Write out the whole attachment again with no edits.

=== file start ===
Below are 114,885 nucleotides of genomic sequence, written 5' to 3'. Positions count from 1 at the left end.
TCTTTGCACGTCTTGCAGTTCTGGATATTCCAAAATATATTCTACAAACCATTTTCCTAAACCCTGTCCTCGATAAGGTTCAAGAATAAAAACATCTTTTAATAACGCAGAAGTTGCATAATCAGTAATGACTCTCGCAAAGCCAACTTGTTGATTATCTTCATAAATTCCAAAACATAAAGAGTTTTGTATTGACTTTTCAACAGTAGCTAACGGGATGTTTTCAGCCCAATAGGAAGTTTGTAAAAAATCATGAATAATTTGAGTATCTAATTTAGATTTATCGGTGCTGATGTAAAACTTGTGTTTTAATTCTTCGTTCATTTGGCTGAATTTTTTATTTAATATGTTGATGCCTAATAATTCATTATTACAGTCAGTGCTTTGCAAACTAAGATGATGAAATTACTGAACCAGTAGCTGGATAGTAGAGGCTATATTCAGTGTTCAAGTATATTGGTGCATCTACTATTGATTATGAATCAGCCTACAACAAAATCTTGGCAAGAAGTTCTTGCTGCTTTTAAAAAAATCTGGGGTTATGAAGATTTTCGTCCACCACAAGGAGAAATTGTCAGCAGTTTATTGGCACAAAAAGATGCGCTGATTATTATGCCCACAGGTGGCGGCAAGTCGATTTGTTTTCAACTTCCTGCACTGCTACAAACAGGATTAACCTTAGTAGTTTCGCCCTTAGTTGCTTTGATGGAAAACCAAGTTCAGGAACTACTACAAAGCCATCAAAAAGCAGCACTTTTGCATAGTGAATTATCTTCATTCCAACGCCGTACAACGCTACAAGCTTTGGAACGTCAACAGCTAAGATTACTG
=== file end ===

Below are 114,885 nucleotides of genomic sequence, written 5' to 3'. Positions count from 1 at the left end.
TCTTTGCACGTCTTGCAGTTCTGGATATTCCAAAATATATTCTACAAACCATTTTCCTAAACCCTGTCCTCGATAAGGTTCAAGAATAAAAACATCTTTTAATAACGCAGAAGTTGCATAATCAGTAATGACTCTCGCAAAGCCAACTTGTTGATTATCTTCATAAATTCCAAAACATAAAGAGTTTTGTATTGACTTTTCAACAGTAGCTAACGGGATGTTTTCAGCCCAATAGGAAGTTTGTAAAAAATCATGAATAATTTGAGTATCTAATTTAGATTTATCGGTGCTGATGTAAAACTTGTGTTTTAATTCTTCGTTCATTTGGCTGAATTTTTTATTTAATATGTTGATGCCTAATAATTCATTATTACAGTCAGTGCTTTGCAAACTAAGATGATGAAATTACTGAACCAGTAGCTGGATAGTAGAGGCTATATTCAGTGTTCAAGTATATTGGTGCATCTACTATTGATTATGAATCAGCCTACAACAAAATCTTGGCAAGAAGTTCTTGCTGCTTTTAAAAAAATCTGGGGTTATGAAGATTTTCGTCCACCACAAGGAGAAATTGTCAGCAGTTTATTGGCACAAAAAGATGCGCTGATTATTATGCCCACAGGTGGCGGCAAGTCGATTTGTTTTCAACTTCCTGCACTGCTACAAACAGGATTAACCTTAGTAGTTTCGCCCTTAGTTGCTTTGATGGAAAACCAAGTTCAGGAACTACTACAAAGCCATCAAAAAGCAGCACTTTTGCATAGTGAATTATCTTCATTCCAACGCCGTACAACGCTACAAGCTTTGGAACGTCAACAGCTAAGATTACTG